Javascript is not enabled.

Javascript must be enabled to use this site. Please enable Javascript in your browser and try again.

Skip to content
Content starts here
CLOSE ×
Search
Leaving AARP.org Website

You are now leaving AARP.org and going to a website that is not operated by AARP. A different privacy policy and terms of service will apply.

Should You Downsize or Renovate as You Age?

What to consider when deciding whether to sell the family home or make improvements instead

woman sitting on a couch with her dog
Tony Anderson/Getty Images

​Getting older involves lots of decisions — including whether you have the time and inclination to take care of a house that’s been aging right alongside you. The question becomes: Do you downsize or renovate and age in place?

Kathy Wolf and her husband, Stephen, have yet to reach an answer.

“We talk about it all the time,” says Wolf, 68, a library manager in Irondequoit, New York. “Should we stay or should we go? We keep going around and around.”

member card

AARP Membership — $12 for your first year when you sign up for Automatic Renewal

Get instant access to members-only products and hundreds of discounts, a free second membership, and a subscription to AARP the Magazine.

Join Now

They both love the two-story, 2,400-square-foot house they’ve shared for 30 years, as well as their walkable, close-knit neighborhood. But they recognize that neither one could manage the home alone.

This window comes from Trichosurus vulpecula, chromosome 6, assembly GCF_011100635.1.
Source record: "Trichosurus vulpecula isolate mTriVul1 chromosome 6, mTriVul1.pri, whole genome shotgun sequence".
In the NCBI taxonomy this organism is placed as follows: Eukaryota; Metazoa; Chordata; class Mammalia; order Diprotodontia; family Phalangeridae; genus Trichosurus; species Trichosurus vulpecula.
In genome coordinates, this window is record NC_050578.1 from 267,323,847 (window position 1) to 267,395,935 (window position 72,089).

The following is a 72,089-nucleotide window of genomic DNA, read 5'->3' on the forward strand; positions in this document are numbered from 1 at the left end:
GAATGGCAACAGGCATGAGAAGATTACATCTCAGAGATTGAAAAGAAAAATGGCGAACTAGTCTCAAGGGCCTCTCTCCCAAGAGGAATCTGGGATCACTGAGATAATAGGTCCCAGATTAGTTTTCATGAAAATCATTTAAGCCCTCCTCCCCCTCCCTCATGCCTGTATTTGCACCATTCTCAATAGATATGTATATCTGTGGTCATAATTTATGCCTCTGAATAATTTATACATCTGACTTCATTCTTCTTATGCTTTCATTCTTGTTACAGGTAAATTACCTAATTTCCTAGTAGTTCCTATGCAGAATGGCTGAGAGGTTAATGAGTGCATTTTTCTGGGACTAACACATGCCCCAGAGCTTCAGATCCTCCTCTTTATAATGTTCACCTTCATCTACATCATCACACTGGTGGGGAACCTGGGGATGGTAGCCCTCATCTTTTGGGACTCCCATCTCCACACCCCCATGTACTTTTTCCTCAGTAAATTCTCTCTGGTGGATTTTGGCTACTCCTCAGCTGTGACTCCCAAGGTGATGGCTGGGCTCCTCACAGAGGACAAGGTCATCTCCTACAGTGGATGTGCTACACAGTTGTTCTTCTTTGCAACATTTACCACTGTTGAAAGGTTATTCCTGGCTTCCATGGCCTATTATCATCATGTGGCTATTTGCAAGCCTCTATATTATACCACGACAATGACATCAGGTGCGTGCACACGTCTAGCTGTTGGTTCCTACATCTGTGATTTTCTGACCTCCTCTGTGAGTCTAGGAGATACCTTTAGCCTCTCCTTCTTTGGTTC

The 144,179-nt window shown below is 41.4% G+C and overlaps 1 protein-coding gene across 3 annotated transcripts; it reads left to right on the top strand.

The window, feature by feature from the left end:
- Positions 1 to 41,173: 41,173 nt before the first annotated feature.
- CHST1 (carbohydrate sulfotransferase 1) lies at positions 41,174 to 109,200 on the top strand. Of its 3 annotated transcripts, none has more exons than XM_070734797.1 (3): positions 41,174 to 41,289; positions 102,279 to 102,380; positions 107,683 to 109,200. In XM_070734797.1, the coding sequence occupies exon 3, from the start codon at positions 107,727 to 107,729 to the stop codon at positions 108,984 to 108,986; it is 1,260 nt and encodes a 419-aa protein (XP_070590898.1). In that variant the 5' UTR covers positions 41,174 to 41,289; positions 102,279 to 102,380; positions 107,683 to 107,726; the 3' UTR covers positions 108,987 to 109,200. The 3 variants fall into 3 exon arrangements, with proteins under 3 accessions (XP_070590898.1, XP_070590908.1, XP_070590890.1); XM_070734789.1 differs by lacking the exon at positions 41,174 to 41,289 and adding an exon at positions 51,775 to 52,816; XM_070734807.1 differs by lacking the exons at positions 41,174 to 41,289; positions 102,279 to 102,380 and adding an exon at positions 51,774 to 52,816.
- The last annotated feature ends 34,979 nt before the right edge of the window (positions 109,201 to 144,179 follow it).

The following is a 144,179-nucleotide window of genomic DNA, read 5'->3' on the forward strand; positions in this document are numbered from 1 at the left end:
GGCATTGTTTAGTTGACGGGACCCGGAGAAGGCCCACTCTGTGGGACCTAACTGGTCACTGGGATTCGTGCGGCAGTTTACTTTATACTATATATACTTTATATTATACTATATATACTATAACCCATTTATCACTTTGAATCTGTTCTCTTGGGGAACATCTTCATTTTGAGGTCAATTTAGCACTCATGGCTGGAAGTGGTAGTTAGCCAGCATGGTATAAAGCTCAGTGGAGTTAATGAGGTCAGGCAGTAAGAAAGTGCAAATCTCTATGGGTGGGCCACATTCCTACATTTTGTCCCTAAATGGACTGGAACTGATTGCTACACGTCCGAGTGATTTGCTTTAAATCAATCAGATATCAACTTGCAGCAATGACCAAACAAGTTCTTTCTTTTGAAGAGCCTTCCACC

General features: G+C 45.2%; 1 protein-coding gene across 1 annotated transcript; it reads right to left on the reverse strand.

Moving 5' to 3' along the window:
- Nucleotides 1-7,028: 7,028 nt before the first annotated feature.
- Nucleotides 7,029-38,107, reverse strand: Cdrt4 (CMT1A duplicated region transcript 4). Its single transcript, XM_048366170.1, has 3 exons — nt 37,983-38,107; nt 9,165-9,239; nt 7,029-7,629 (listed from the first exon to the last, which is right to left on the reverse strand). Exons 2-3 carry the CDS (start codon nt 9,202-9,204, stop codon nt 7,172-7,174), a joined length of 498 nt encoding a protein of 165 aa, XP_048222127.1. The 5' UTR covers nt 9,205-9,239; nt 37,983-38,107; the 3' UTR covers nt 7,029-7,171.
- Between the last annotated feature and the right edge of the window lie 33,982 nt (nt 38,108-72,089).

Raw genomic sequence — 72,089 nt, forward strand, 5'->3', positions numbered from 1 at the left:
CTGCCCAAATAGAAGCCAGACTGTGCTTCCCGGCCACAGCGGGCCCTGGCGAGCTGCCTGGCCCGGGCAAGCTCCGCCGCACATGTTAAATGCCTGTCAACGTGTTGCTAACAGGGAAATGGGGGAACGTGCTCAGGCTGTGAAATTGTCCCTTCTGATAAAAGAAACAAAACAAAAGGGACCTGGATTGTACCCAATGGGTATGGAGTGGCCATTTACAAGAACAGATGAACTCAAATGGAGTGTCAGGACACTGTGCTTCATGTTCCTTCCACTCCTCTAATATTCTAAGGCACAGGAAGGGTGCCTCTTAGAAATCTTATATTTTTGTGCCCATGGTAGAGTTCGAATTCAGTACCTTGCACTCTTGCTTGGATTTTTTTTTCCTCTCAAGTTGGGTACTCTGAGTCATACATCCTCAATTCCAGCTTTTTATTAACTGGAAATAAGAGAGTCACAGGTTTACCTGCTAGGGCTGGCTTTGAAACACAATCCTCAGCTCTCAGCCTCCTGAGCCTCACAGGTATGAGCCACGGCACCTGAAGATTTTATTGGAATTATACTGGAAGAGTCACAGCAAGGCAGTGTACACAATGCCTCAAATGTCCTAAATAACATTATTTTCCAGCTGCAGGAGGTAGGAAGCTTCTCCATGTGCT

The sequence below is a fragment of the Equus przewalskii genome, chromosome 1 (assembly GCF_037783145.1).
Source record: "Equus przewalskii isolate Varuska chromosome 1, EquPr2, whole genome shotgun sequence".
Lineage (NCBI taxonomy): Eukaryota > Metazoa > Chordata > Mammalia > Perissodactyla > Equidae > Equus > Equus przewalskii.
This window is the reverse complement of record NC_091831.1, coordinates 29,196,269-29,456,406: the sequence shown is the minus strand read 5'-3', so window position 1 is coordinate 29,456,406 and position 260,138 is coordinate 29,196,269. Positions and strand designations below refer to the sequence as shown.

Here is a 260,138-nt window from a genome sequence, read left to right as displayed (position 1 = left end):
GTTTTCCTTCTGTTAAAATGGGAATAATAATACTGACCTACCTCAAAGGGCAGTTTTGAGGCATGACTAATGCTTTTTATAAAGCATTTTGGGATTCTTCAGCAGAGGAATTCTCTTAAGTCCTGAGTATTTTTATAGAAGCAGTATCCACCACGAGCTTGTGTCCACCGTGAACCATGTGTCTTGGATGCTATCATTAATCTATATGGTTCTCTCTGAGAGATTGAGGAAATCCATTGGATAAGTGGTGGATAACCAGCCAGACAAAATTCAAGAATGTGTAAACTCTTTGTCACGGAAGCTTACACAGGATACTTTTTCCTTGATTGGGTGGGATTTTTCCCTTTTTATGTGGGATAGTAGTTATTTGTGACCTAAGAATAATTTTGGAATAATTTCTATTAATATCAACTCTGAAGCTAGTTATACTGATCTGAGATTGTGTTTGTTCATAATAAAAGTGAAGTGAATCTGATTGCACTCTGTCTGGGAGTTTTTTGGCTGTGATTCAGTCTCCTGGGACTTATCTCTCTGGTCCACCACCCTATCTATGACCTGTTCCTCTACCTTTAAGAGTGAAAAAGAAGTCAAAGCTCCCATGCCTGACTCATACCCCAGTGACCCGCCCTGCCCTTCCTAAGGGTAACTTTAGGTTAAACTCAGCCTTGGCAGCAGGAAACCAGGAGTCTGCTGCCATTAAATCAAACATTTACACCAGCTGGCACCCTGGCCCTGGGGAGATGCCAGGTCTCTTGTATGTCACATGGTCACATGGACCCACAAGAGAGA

National downsizing expert Matt Paxton has been witness to this decision loop for two decades. He sees firsthand how difficult it can be to make changes to familiar abodes, whether that means modifying or moving out.

At the same time, he has noticed the trend of aging adults taking greater control over their situation than their parents did.

“I’m seeing a different vibe of empowerment,” says Paxton, host of the Daytime Emmy–nominated Legacy List With Matt Paxton, a PBS series about the heirlooms and memories attached to our homes. Homeowners are “saying, ‘No, I’m not going to leave this to my kids. I’m going to make decisions now.’ It’s a cool, positive switch,” Paxton says. ​

The upsides of downsizing

Before you can make the choice to sell and move out of your house, you need to focus on one question: “What do you really want?” Paxton asks. “To be closer to your grandkids, better health care, a new girlfriend at age 75? You need to have a plan. I cannot stress this enough.”